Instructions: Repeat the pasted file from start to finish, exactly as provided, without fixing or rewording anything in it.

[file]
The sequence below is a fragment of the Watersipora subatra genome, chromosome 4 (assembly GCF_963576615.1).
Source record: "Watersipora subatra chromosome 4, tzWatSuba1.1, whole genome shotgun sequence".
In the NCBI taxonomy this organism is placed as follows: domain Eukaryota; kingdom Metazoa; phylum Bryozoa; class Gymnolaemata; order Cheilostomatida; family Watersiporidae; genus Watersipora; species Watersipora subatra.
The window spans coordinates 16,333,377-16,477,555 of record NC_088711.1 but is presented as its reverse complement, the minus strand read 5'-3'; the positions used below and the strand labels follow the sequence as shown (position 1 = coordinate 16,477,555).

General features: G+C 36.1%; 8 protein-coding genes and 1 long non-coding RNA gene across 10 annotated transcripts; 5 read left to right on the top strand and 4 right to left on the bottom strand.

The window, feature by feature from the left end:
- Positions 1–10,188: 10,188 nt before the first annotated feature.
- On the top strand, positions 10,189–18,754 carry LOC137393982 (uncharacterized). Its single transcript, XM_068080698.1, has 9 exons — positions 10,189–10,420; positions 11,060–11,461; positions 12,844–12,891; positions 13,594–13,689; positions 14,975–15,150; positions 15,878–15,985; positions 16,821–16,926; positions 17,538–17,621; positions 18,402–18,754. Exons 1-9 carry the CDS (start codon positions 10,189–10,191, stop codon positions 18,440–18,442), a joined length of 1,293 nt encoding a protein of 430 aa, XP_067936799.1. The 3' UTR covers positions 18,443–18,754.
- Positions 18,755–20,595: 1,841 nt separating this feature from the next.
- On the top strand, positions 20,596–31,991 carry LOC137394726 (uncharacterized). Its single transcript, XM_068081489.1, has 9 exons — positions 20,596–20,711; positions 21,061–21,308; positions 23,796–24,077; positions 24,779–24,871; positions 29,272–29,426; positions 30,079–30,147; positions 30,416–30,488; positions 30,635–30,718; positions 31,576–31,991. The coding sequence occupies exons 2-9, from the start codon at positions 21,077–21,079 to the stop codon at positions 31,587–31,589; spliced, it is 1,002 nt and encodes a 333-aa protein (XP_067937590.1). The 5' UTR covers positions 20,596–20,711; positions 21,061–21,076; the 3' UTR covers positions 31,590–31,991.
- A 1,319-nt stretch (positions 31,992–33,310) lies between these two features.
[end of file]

The sequence below is a fragment of the Watersipora subatra genome, chromosome 4 (assembly GCF_963576615.1).
Source record: "Watersipora subatra chromosome 4, tzWatSuba1.1, whole genome shotgun sequence".
In the NCBI taxonomy this organism is placed as follows: domain Eukaryota; kingdom Metazoa; phylum Bryozoa; class Gymnolaemata; order Cheilostomatida; family Watersiporidae; genus Watersipora; species Watersipora subatra.
The window spans coordinates 16,333,377-16,477,555 of record NC_088711.1 but is presented as its reverse complement, the minus strand read 5'-3'; the positions used below and the strand labels follow the sequence as shown (position 1 = coordinate 16,477,555).

General features: G+C 36.1%; 8 protein-coding genes and 1 long non-coding RNA gene across 10 annotated transcripts; 5 read left to right on the top strand and 4 right to left on the bottom strand.

The window, feature by feature from the left end:
- Positions 1–10,188: 10,188 nt before the first annotated feature.
- On the top strand, positions 10,189–18,754 carry LOC137393982 (uncharacterized). Its single transcript, XM_068080698.1, has 9 exons — positions 10,189–10,420; positions 11,060–11,461; positions 12,844–12,891; positions 13,594–13,689; positions 14,975–15,150; positions 15,878–15,985; positions 16,821–16,926; positions 17,538–17,621; positions 18,402–18,754. Exons 1-9 carry the CDS (start codon positions 10,189–10,191, stop codon positions 18,440–18,442), a joined length of 1,293 nt encoding a protein of 430 aa, XP_067936799.1. The 3' UTR covers positions 18,443–18,754.
- Positions 18,755–20,595: 1,841 nt separating this feature from the next.
- On the top strand, positions 20,596–31,991 carry LOC137394726 (uncharacterized). Its single transcript, XM_068081489.1, has 9 exons — positions 20,596–20,711; positions 21,061–21,308; positions 23,796–24,077; positions 24,779–24,871; positions 29,272–29,426; positions 30,079–30,147; positions 30,416–30,488; positions 30,635–30,718; positions 31,576–31,991. The coding sequence occupies exons 2-9, from the start codon at positions 21,077–21,079 to the stop codon at positions 31,587–31,589; spliced, it is 1,002 nt and encodes a 333-aa protein (XP_067937590.1). The 5' UTR covers positions 20,596–20,711; positions 21,061–21,076; the 3' UTR covers positions 31,590–31,991.
- A 1,319-nt stretch (positions 31,992–33,310) lies between these two features.